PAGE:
“She Too ‘Omanish’”: Young Black Women’s Sexuality and Reproductive Justice in Bluefields, Nicaragua

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    Most never-married young “Creole” (Afro-Caribbean) women in Bluefields, Nicaragua are raised in fundamentalist Protestant families and institutions that emphasize sexual abstinence before marriage. In this context, abstinence is required to maintain social standing and “respectability.” Nevertheless, women in Bluefields, the administrative center of Caribbean Nicaragua, exhibit what Creoles themselves understand to be high rates of sexuality and pregnancy among post-menarche unmarried teenaged women (USAID, 2012; Mitchell et al. 2015). Such young women’s pregnancies occur at an important developmental stage of their lives and have long been associated by social scientists with adverse social, emotional, and health situations. These scholars have widely debated the cause of “elevated” rates of teenage pregnancy, related issues of family structure, and reproductive practices among Afro-descendant peoples when compared with Whites in developed nations. One scholarly approach depends on cultural deficit models that attribute “poor” socialization, lack of impulse control, and lack of sexual regulation to Black families to explain phenomena such as the late-age marriages and high birth rates of single women in the Caribbean and the United States. Other scholars have pointed to structural inequities caused by the historical impact of anti-Black racism and impoverishment. However, these explanations do not account for how quotidian cultural processes interact with material, racial, and gendered structural inequalities to inhibit reproductive justice for young Creole women. Applying a Black feminist analytical and methodological framework and drawing on theory in sexuality studies, this dissertation brings the contradictions of a “politics of respectability” to the forefront by adding a cultural dimension to explanations centered on structural inequity. This project contends that, paradoxically, a colonial missionary Protestant-based “politics of respectability,” mobilized by some Black communities as a defense against prevailing discourses of racial inferiority, chief of which is the continuing dominant discourse of Black female hypersexuality, creates a “sexual panic” around young Creole women’s sexuality. This panic creates a familial and institutionally based disciplinary regime that inhibits young women’s access to reproductive justice, as well as producing in many young women individual counter-practices seeking to control their own desires and sexuality, resulting in observed high levels of teenage sexual activity and “out-of-wedlock” pregnancy. The dissertation expands the site for the theorization of respectability politics and challenges, from a Black feminist perspective, ideas about Black families and Black women, as it applies sexuality studies to forge new ways of thinking about gendered aspects of anti-Blackness, slavery, and its afterlife in Caribbean Latin America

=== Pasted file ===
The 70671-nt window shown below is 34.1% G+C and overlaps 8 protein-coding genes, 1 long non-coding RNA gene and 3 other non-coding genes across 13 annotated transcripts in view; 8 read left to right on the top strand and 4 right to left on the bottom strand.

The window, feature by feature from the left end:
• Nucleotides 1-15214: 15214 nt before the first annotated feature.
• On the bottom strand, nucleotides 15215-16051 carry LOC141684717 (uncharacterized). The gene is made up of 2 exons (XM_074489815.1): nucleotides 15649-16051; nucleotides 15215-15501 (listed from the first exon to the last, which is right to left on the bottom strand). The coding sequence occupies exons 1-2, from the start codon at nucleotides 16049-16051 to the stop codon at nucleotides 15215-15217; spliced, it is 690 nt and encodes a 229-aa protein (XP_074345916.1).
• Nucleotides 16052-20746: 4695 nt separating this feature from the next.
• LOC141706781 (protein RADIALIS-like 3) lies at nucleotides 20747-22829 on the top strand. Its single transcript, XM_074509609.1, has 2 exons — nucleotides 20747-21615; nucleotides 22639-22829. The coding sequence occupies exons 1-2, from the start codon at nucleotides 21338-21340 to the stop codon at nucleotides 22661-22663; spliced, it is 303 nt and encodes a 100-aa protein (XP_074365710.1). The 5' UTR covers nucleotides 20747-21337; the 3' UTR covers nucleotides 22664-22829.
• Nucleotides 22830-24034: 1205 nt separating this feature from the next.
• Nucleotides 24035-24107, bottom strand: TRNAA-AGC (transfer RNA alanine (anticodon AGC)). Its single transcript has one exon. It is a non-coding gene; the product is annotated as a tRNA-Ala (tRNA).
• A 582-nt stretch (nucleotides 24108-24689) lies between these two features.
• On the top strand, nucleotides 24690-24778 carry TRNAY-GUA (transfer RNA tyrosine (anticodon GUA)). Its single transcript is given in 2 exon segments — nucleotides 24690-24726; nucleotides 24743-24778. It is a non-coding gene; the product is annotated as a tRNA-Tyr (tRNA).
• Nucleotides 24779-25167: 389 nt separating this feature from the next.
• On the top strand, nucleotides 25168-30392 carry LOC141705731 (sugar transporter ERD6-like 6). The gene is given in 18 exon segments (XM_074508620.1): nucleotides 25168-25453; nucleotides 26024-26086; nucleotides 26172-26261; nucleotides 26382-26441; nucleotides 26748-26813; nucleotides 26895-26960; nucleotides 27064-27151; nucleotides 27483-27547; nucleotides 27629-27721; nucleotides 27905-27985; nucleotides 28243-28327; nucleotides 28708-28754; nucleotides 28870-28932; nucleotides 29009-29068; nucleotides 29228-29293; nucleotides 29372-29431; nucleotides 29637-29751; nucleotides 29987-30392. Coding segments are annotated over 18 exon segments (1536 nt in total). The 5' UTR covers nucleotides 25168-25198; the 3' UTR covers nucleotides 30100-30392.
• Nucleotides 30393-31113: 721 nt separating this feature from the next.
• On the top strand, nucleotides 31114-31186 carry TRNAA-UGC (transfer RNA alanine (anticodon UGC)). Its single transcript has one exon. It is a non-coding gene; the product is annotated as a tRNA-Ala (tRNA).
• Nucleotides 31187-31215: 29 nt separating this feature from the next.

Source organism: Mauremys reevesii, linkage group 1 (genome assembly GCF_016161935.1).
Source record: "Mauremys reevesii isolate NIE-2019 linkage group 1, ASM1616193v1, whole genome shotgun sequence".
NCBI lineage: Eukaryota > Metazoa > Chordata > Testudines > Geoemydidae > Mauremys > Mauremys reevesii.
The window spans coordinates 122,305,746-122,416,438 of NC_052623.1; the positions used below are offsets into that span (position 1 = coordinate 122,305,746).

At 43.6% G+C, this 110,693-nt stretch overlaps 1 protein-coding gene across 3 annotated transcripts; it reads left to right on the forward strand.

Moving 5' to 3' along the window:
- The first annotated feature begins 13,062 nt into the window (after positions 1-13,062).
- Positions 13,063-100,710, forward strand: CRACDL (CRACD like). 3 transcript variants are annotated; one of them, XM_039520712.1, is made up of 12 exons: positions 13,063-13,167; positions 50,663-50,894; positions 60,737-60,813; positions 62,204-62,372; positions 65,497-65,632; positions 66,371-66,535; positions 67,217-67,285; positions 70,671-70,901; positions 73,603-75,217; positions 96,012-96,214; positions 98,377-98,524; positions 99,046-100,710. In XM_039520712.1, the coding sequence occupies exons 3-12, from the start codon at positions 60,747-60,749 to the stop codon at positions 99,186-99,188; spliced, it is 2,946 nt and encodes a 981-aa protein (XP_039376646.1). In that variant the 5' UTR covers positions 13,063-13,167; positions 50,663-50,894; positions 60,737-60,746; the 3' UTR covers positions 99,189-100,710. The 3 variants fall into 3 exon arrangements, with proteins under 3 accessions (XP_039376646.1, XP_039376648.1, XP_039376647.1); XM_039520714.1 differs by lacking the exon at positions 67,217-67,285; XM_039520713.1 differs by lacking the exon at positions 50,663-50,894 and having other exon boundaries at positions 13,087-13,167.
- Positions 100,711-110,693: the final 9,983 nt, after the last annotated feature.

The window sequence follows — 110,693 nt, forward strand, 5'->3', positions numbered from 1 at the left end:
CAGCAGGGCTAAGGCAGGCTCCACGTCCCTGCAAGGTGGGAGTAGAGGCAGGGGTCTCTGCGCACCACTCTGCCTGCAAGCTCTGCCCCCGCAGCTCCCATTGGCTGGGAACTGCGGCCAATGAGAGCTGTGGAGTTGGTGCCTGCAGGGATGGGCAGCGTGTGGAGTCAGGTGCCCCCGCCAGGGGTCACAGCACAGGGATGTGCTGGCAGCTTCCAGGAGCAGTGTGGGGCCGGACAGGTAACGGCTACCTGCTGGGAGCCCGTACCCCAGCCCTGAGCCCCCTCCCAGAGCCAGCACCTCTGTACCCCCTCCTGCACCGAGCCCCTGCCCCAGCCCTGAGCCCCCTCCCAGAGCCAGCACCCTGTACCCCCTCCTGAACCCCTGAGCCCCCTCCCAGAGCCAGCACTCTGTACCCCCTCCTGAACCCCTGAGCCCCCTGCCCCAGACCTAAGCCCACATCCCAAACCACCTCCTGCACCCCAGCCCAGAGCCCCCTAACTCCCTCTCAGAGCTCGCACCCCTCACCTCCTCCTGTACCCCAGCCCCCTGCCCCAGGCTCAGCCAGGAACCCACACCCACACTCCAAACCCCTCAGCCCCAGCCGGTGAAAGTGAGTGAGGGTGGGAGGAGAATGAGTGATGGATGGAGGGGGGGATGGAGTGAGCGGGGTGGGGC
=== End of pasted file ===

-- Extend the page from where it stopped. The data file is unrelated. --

Of Sunken Islands and Pestilence